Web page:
An element whose existence was postulated by Mendeleev, germanium was discovered by the German chemist Winkler in the mineral argyrodite (Ag8GeS6) in 1886. The metal took its name for the country of Germany. Today, germanium is primarily obtained from the smelting of zinc ores and is recovered from certain types of coal ash in Russia and China.
Germanium is a lustrous, grayish-white, hard and brittle semi-metallic element that oxidizes slowly in air. Along with silicon, gallium, bismuth, antimony, and water, it is one of the few substances that expands as it solidifies (i.e. freezes) from its molten state. Zone refining techniques have led to the production of crystalline germanium that has an impurity of only one part in 1010, making it amongst the purest materials ever obtained.
In 2005, Germanium with uranium and rhodium was the first metallic material discovered to become a superconductor in the presence of an extremely strong electromagnetic field.
APPLICATIONS OF GERMANIUM
Optics: Germanium oxide (GeO2 or Germania) has a high index of refraction and a low optical dispersion, making it especially useful for wide-angle camera lenses, microscopy, and for the core part of optical fibres. It has also displaced titania as the dopant for silica fibres thereby eliminating the need for subsequent heat treatment which made the fibres brittle.
Germanium is also used in infrared optical glasses that can be readily cut and polished into specialty lenses in cameras for passive thermal imaging, for hot-spot detection in night vision systems, and for fire fighting applications. It is also used in infrared spectroscopes and other optical equipment which require extremely sensitive infrared detectors.
Germanium antimony tellurides (GeSbTe) are used in the production of rewritable DVDs.
Electronics: Silicon germanide (SiGe) is an important semiconductor material used in high speed integrated circuits, and is beginning to replace gallium arsenide (GaAs) in wireless communications devices. SiGe chips can be made with low-cost, well-established production techniques of the silicon chip industry.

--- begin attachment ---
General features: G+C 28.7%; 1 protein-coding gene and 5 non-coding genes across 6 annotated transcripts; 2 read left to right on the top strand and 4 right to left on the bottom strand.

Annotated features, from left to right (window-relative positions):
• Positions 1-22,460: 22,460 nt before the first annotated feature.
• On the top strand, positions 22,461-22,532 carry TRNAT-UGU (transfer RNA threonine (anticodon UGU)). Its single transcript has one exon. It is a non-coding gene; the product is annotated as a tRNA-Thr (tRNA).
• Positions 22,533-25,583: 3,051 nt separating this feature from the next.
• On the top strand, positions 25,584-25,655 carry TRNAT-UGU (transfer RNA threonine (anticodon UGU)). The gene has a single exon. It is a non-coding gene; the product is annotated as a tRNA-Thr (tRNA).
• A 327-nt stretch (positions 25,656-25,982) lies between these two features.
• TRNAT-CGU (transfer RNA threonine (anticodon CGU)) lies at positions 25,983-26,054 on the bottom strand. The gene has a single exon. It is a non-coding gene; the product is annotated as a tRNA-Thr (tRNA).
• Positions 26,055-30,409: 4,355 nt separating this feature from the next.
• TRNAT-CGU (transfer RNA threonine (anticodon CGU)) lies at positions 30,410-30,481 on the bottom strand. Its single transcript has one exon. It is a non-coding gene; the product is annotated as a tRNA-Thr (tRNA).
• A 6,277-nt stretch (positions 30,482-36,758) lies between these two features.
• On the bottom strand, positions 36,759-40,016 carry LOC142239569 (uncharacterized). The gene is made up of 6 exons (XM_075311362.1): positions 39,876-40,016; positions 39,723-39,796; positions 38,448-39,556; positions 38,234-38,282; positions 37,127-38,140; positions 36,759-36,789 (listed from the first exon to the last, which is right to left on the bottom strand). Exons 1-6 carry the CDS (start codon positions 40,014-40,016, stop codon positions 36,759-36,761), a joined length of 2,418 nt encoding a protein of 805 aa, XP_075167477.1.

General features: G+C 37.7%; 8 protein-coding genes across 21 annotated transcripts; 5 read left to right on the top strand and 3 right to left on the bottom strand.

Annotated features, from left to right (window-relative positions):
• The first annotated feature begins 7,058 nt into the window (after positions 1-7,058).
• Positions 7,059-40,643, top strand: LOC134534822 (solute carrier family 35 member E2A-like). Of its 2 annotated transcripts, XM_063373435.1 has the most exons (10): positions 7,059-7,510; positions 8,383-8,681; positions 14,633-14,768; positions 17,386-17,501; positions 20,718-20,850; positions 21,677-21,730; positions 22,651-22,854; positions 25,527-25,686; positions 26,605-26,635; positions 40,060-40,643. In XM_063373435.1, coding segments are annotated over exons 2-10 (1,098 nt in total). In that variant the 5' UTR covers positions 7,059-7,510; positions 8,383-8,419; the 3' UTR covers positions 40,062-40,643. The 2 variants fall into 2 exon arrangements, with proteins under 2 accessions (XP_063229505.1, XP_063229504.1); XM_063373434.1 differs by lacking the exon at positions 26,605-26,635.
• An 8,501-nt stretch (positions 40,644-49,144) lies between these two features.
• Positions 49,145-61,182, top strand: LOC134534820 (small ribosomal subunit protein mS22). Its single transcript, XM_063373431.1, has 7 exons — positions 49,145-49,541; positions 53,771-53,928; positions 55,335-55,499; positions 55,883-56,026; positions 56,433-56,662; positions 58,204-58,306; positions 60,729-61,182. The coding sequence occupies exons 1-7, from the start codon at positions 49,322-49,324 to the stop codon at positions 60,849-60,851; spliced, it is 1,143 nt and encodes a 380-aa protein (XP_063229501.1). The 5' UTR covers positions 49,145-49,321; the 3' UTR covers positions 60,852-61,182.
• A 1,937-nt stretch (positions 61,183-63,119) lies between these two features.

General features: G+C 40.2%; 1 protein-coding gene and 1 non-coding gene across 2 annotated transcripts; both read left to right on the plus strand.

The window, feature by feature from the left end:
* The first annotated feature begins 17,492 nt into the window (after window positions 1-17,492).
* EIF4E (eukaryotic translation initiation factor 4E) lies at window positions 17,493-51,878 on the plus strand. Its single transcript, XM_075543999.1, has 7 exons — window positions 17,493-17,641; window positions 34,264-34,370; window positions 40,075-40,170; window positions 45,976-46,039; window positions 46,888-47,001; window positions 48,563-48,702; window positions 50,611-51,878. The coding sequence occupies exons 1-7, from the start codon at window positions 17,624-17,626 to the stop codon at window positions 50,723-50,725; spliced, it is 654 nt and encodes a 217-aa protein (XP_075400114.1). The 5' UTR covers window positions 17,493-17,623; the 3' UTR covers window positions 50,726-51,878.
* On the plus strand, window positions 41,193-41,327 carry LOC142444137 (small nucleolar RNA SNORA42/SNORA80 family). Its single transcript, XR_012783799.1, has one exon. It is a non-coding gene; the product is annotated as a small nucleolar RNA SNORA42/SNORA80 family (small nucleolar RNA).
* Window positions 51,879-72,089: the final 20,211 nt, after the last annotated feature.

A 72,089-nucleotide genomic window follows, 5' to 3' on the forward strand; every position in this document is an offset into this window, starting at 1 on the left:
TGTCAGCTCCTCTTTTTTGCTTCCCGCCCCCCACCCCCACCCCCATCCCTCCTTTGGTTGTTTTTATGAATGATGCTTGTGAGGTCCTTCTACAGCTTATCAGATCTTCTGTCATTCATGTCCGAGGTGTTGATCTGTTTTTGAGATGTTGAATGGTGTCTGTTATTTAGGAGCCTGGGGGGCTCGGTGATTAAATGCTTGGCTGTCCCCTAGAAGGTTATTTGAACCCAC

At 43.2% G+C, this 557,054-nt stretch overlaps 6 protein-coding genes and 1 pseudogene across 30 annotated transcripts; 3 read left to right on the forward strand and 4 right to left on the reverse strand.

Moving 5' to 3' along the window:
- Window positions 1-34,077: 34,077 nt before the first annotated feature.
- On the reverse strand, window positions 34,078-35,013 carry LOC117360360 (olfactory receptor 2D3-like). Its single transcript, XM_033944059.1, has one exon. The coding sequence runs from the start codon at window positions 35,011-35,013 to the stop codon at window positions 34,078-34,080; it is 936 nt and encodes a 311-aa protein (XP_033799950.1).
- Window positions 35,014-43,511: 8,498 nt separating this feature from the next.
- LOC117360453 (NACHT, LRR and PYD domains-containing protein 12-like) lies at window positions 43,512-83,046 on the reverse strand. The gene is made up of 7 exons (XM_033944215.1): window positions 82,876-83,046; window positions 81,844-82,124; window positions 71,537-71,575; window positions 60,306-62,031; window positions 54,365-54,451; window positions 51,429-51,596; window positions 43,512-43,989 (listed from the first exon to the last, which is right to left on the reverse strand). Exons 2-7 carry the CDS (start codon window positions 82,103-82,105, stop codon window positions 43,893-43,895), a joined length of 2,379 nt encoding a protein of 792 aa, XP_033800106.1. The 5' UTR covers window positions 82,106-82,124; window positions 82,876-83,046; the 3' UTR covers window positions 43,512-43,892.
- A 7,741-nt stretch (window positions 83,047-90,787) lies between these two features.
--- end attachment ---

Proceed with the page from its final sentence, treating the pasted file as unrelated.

When doped with small amounts of arsenic, gallium, indium, antimony or phosphorus, germanium is used to make transistors for other electronic devices. Other uses in electronics include phosphors in fluorescent lamps, and germanium-based solid-state light-emitting diodes (LEDs).
Solar Cell: Because germanium and gallium arsenide have very similar lattice constants, germanium substrates can be used to make gallium arsenide solar cells. While silicon has superior electrical properties, it requires much higher purities than germanium or gallium arsenides.
Germanium-on-insulator substrates are seen as a potential replacement for silicon on miniaturized chips. Germanium is the substrate of the wafers for high-efficiency photovoltaic cells for space applications.
PET bottle: Germanium dioxide is used in catalysts for polymerisation in the production of polyethylene terephthalate (PET), the highly brilliant polyester produced used for PET bottles (marketed in Japan).
Medical: Some germanium compounds seem to be effective in killing some types of bacteria and are currently being studied for use in chemotherapy.
Other Uses: Germanium and germanium oxide, being transparent to infrared radiation, are used in infrared optical instruments and infrared detectors. Germanium has seen increasing use in precious metal alloys. In sterling silver alloys, it is found to reduce firescale, increase tarnish resistance and increase the alloy's response to precipitation hardening. A tarnish-proof sterling silver alloy, trademarked Argentium, requires 1.2% germanium.
High purity germanium single crystal detectors can precisely identify radiation sources—for example in airport security. Crystals of high purity germanium are used in detectors for gamma spectroscopy.